This project will develop models and algorithms for material segmentation based on the radiometric information of a large-scale satellite dataset. Collaborating with Columbia University, Purdue University, Raytheon and Kitware.
This project will develop models and algorithms for estimating actionable, physical properties of surfaces from their appearance for applications in scene understanding, robotic action planning, and efficient visual sensing. The research will address the fundamental question of how computer vision can anticipate the physical properties of a surface, laying the foundation for computational vision-for-action. The research activities are centered on four specific aims: 1) large-scale data collection of actionable physical properties and appearance measurements of everyday surfaces, 2) derivation of prediction models for deducing physical properties from local surface appearance, 3) integration of global semantic context including object and scene information, and 4) development of efficient appearance-capture optics and hardware for use in novel physics-from-appearance sensing.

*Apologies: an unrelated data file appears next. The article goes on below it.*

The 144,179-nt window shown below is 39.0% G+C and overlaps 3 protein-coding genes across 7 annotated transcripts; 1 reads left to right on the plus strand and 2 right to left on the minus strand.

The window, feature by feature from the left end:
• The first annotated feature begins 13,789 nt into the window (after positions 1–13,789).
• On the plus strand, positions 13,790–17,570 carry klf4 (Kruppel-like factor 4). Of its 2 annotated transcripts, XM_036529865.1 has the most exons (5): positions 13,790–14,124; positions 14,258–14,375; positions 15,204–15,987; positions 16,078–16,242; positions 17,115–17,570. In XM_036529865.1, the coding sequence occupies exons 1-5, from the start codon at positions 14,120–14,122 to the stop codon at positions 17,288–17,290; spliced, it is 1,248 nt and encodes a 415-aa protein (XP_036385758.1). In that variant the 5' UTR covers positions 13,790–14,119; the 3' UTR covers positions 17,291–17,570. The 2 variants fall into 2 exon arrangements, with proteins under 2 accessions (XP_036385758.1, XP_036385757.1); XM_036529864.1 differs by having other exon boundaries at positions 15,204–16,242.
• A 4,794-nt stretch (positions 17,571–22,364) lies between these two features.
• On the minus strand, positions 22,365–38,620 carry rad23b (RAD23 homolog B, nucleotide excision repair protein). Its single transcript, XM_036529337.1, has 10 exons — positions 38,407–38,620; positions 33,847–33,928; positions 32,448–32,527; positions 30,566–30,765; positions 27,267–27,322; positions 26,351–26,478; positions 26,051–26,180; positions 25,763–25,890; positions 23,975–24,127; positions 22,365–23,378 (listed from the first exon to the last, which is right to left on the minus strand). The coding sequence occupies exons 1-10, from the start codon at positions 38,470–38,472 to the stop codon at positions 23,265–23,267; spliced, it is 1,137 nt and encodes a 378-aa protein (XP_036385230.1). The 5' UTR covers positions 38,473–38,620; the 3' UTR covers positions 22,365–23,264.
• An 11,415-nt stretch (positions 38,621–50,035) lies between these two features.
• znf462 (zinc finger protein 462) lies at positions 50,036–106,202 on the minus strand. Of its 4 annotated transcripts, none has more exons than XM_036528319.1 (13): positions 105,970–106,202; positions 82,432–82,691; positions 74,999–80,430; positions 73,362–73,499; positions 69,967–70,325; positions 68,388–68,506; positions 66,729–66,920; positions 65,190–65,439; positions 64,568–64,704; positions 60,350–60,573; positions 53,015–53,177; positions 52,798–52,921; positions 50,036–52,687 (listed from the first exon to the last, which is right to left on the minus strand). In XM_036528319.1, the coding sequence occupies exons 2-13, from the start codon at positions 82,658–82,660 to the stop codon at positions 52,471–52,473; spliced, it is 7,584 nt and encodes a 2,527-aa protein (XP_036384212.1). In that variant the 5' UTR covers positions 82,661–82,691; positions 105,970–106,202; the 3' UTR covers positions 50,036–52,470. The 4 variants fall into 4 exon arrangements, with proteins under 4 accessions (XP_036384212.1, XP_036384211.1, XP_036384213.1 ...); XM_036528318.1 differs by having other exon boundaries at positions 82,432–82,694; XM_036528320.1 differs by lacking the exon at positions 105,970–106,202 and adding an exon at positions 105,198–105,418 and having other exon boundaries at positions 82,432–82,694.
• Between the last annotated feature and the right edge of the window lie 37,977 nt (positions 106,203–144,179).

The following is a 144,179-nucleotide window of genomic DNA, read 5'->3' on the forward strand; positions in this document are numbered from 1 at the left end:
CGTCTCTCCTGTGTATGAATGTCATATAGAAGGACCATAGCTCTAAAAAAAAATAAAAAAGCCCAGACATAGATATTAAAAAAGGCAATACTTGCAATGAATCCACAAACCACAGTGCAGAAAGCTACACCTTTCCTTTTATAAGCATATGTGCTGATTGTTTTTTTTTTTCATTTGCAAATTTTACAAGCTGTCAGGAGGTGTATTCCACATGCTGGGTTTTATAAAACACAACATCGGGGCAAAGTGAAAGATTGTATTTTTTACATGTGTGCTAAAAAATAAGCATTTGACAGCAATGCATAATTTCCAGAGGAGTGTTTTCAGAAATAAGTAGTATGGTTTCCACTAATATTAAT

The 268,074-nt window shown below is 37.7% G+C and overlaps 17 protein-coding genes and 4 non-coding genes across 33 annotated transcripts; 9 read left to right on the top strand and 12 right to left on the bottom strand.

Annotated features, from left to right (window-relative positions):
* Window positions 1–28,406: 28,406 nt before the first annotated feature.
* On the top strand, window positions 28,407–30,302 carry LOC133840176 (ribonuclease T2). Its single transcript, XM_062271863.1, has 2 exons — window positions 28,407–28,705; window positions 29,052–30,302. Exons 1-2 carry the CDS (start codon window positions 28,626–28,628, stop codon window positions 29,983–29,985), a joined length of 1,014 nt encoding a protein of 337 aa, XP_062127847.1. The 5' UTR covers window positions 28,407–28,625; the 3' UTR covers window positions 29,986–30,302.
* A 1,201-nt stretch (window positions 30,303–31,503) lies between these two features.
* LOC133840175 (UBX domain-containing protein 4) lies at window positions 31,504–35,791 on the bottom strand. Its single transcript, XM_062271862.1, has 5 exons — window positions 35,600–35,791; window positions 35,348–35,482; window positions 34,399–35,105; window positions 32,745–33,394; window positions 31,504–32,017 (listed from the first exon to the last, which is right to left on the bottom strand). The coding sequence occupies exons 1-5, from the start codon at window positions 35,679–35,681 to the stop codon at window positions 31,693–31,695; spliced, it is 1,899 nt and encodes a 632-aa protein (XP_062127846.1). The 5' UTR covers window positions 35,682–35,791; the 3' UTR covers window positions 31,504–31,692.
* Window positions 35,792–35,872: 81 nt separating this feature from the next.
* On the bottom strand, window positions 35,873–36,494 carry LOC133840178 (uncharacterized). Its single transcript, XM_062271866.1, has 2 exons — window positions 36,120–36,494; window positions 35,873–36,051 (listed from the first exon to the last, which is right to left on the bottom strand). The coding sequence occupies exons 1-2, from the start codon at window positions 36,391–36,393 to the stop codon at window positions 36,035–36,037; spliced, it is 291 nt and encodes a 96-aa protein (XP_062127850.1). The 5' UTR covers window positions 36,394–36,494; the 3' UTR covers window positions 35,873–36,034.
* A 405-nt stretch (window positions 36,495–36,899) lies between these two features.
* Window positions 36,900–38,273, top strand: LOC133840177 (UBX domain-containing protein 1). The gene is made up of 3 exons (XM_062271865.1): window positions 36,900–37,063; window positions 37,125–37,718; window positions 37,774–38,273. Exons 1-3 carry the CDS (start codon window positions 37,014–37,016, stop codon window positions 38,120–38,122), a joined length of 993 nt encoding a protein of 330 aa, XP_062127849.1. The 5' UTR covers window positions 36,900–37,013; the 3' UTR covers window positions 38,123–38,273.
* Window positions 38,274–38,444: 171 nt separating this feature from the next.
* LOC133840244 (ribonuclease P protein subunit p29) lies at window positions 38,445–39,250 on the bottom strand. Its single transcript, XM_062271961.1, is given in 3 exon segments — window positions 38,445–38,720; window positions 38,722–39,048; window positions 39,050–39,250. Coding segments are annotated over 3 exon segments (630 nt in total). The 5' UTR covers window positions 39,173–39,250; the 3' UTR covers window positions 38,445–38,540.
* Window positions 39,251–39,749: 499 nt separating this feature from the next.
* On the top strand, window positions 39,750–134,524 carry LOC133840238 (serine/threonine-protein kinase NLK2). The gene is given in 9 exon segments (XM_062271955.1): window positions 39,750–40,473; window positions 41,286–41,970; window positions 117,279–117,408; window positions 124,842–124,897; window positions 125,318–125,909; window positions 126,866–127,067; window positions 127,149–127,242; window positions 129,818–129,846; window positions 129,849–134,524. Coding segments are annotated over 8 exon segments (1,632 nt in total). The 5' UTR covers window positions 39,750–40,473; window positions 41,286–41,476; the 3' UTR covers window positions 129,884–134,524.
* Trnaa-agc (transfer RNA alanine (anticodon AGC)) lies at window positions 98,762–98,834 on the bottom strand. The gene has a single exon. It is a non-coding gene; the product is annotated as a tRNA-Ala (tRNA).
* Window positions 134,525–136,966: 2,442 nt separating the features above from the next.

This project develops the first material camera, or MatCam, that outputs a per-pixel label of object material and its properties that can be used in visual computing tasks. In the everyday real world there are a vast number of materials that are useful to discern including concrete, metal, plastic, velvet, satin, water layer on asphalt, carpet, tile, wood, and marble. A device for identifying materials has important implications in developing new technologies. For example, a mobile robot may use a MatCam to determine whether the terrain is grass, gravel, pavement, or snow in order to optimize mechanical control. In e-commerce, the material composition of objects can be tagged by a MatCam for advertising and inventory. The potential applications are limitless in areas such as robotics, digital architecture, human-computer interaction, intelligent vehicles and advanced manufacturing. Furthermore, material maps have foundational importance in nearly all vision algorithms including segmentation, feature matching, scene recognition, image-based rendering, context-based search, and object recognition and motion estimation. The camera brings material recognition to the broader scientific and engineering communities, in a similar way that depth cameras are currently used in many fields outside of computer vision.